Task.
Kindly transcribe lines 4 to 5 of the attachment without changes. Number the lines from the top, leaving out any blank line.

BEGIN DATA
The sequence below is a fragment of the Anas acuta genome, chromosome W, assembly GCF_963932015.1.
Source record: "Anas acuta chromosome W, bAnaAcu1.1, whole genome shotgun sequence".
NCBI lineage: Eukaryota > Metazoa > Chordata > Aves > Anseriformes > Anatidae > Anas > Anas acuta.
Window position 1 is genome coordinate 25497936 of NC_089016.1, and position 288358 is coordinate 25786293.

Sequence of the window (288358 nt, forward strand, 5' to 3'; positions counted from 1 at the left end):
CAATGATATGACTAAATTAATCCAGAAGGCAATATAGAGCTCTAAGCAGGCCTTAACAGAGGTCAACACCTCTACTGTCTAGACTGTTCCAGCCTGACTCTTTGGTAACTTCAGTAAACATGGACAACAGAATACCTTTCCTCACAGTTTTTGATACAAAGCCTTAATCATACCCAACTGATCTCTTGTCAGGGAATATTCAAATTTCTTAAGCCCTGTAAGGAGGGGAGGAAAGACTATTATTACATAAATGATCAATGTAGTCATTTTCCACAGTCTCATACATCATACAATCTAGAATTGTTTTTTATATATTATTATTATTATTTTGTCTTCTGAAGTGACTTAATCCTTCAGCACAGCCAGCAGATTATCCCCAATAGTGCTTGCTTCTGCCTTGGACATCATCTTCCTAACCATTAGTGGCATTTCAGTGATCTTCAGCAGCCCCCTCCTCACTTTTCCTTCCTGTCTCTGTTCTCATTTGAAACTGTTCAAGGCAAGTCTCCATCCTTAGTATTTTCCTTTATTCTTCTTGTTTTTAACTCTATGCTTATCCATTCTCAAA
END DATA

Window position 1 is genome coordinate 25497936 of NC_089016.1, and position 288358 is coordinate 25786293.

Sequence of the window (288358 nt, forward strand, 5' to 3'; positions counted from 1 at the left end):